(and lessons for large hiking groups)
On May 18, 2021, the Albuquerque Journal reported on the rescue of 24 hikers from El Paso, Texas. The group attempted to hike to the highest point in the Organ Mountains near Las Cruces, New Mexico. The elevation of that high point, Organ Needle, is 8990 feet (2740 meters) above sea level. The route to the high point rises 4000 feet (1220 meters) over four miles (6.4 km), an average grade of 19 percent. The route includes trails, off-trail route finding, and a short climb.
According to the Journal, the group ranged in age from teens to sixty-somethings. They started their hike at 4 A.M. on May 16. According to KVIA.com, “Some members of the hiking group were lacking in trail experience and became separated from the others during the ordeal.”
None of the hikers reached the summit. On the way back, some resorted to sliding down areas, shredding the seats of their pants. As night approached, calls to 911 began. One hiker had to be carried down by rescuers and was taken to a hospital. Lesser medical issues included twisted ankles, “butt scratches,” and dehydration. The rescue required about a dozen individuals and lasted from eight at night until four the following morning. Fortunately, no one died or was seriously hurt. Let’s draw a few lessons for large hiking groups.
1. Large hiking groups need leaders who can assess the difficulty of each hike and the group’s ability to safely complete that hike. That didn’t happen, so there was a failure of leadership before the hike even began. A wise group leader will design hikes at various levels of difficulty, so everyone who wants to join the group can participate in a safe, enjoyable way.
2. Once a group hike begins, the group must stay together. It’s the only way that the leader can maintain leadership of the entire group, including by monitoring the less experienced hikers. Once a group splits in two, it’s likely to keep splitting until you have small groups or even individuals who lack the skills to deal with the situation they're in. At that point, tragedy looms.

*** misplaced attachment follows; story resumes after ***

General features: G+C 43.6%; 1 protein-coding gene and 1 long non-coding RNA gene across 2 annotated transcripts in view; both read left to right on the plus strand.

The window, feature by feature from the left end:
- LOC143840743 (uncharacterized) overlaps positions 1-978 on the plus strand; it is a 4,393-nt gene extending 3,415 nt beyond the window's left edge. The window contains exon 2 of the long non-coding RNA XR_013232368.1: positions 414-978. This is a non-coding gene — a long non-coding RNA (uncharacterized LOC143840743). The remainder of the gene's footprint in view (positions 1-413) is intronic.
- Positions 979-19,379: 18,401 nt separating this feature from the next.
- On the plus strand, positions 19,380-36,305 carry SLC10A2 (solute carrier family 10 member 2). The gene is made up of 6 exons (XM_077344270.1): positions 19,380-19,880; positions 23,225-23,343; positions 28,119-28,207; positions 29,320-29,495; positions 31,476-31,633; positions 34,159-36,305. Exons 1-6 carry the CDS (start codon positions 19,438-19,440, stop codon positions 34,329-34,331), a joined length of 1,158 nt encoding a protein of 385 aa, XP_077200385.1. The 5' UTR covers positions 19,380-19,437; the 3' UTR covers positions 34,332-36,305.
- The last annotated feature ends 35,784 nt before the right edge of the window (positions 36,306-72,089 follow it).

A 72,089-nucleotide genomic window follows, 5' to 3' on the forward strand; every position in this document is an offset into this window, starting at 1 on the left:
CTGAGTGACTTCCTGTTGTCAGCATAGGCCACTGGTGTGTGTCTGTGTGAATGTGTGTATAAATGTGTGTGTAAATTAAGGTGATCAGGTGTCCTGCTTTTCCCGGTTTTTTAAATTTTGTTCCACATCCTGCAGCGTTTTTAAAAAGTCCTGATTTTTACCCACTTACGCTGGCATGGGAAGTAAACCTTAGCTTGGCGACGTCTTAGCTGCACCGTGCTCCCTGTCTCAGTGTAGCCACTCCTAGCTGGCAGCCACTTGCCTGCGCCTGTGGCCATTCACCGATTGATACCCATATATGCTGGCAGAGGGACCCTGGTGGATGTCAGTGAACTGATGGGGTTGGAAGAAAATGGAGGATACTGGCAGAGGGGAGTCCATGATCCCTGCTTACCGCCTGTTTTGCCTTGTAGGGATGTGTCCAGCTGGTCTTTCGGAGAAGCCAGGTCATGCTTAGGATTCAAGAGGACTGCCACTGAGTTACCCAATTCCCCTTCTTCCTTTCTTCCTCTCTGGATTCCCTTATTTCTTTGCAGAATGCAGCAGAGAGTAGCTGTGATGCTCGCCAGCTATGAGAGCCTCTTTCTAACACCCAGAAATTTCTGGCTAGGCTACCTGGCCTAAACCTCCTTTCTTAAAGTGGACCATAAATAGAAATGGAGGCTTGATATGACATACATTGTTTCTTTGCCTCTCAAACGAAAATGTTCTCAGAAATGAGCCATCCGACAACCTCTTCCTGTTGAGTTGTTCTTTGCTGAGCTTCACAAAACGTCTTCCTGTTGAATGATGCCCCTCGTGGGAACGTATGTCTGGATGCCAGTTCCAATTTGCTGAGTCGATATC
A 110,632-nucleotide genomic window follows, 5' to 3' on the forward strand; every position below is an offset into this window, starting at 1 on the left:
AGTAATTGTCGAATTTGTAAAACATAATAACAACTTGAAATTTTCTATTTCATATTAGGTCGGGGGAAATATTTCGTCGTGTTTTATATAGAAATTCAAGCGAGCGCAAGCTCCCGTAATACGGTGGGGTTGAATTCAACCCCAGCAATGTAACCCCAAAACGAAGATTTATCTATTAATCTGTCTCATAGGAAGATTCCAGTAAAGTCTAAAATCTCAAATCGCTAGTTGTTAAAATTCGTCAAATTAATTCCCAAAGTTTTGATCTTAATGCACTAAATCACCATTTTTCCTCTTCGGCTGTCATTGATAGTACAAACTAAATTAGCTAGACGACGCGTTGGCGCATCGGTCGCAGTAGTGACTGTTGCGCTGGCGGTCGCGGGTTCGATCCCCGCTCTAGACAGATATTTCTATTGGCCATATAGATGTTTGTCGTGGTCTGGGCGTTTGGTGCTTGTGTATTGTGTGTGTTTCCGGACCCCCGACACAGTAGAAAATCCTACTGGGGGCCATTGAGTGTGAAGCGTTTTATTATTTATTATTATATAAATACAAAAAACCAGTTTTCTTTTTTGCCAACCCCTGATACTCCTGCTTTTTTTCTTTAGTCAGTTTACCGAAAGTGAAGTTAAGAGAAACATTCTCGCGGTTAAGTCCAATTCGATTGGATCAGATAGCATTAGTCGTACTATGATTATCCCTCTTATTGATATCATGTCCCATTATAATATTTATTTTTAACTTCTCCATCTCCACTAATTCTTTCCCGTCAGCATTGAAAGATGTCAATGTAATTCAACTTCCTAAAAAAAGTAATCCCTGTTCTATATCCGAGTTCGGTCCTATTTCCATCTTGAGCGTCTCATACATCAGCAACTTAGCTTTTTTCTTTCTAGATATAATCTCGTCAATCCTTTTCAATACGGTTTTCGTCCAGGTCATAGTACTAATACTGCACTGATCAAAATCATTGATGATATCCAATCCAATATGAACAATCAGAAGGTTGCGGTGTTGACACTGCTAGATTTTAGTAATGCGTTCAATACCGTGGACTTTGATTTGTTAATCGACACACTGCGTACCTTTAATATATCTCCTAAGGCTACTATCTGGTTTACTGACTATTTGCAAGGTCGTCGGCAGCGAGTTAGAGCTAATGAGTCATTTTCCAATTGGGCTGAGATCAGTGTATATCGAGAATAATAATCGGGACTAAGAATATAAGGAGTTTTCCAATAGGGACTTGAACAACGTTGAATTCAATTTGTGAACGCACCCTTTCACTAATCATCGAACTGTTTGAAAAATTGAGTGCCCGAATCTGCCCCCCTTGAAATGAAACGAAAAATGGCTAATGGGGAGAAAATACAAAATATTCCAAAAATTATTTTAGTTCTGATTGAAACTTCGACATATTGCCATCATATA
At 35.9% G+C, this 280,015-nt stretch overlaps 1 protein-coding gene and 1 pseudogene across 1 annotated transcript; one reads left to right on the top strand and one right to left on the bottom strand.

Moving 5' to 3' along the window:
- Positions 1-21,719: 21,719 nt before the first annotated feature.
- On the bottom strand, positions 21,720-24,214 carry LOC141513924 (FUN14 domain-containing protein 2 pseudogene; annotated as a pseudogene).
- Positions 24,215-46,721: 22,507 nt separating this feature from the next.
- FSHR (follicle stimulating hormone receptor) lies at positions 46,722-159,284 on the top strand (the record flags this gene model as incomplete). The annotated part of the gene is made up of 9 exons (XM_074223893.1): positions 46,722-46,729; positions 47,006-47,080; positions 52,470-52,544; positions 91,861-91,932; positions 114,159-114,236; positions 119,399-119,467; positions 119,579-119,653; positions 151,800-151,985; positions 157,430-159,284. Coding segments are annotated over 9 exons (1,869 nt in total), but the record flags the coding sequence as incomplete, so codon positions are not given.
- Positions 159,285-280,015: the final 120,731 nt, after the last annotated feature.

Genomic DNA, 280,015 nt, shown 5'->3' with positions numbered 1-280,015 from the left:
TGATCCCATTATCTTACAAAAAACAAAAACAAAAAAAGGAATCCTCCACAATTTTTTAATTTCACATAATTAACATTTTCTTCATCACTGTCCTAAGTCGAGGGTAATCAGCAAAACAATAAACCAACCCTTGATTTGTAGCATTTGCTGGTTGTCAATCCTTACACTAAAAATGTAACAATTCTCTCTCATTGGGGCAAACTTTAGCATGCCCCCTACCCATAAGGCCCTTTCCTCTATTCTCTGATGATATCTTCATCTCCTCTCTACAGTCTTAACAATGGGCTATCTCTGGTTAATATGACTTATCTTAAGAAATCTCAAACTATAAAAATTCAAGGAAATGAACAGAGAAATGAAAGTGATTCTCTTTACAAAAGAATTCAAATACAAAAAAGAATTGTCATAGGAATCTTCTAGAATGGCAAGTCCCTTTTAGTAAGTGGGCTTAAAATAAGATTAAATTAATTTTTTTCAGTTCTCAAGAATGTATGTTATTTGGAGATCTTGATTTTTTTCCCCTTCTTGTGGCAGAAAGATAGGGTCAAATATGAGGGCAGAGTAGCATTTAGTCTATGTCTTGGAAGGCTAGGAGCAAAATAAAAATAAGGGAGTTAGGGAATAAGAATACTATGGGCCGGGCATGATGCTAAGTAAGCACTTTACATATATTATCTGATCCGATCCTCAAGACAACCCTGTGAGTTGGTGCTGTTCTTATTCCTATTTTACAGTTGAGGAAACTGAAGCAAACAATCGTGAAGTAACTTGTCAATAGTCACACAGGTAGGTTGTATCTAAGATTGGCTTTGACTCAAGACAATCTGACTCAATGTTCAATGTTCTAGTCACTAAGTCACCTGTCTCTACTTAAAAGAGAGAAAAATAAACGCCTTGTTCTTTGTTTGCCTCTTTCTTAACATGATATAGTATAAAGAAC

(In extreme cases, it may be necessary to keep most of the group in one spot while two or three experienced hikers go for help. Someone has a broken leg, for example, and there’s no way to call for help. If so, the messengers who leave the main group are now their own group, which must keep together until help is reached. These days, however, resorting to such measures is evidence of another failure of leadership. In any place where calling 911 on a cell phone is not an option, a responsible leader of a large group will carry a satellite device.)
I can’t overstress the importance of keeping the group together. If you take nothing else away from this blog, please take away that thought. It’s the cornerstone of group hike safety.
3. As part of everyone staying together, the pace of the hike is set by the slowest hiker. The alternative is to force less able hikers to keep up with more able hikers, until the less able hikers reach a state of physical and emotional exhaustion. At that point they can’t move, even to head back to the trailhead, and it’s a crisis.
(For those more able hikers out there: if you hate the concept of slowing down to benefit your fellow group members, you’re in the wrong group. Check with your group leader about setting up advanced hikes restricted to people with abilities similar to yours.)
4. As another part of everyone staying together, anyone can say that it’s time to turn around, at any time. At that point the wise leader takes the group back to the trailhead, regardless of the original goal of the hike. Otherwise, individuals are forced to continue the hike against their better judgment, which can have two consequences. First, individuals who want to turn around may be experiencing difficulties that become more serious as the group gets farther from the trailhead. Second, some members of the group, including the leader (or especially the leader) may be so focused on the day’s goal that they ignore obvious warning signs (about the weather, for example). The most “timid” member of the group may be the one whose thinking is clearest.
5. These safety rules empower the least able members of a large hiking group, lest they become the weak link that snaps. However, it’s common for struggling individuals to not admit that they’re in trouble. They don’t want do let down the rest of the group, are ashamed to show weakness, or whatever. For that reason it’s important for the group leader to pay extra attention to the least able hikers and, if necessary, make the call about slowing down or turning around the group.
All hiking groups need to have a “culture of safety,” where minor problems are eliminated before they become major ones. As part of that approach, group members must feel free to speak when a hike is exceeding their limits, knowing that the group will respond respectfully and responsibly. But safety, like so much else, starts at the top, so group leaders need to explain and then enforce the rules. Without safety-oriented leadership, a large hiking group can quickly fracture and stagger into tragedy.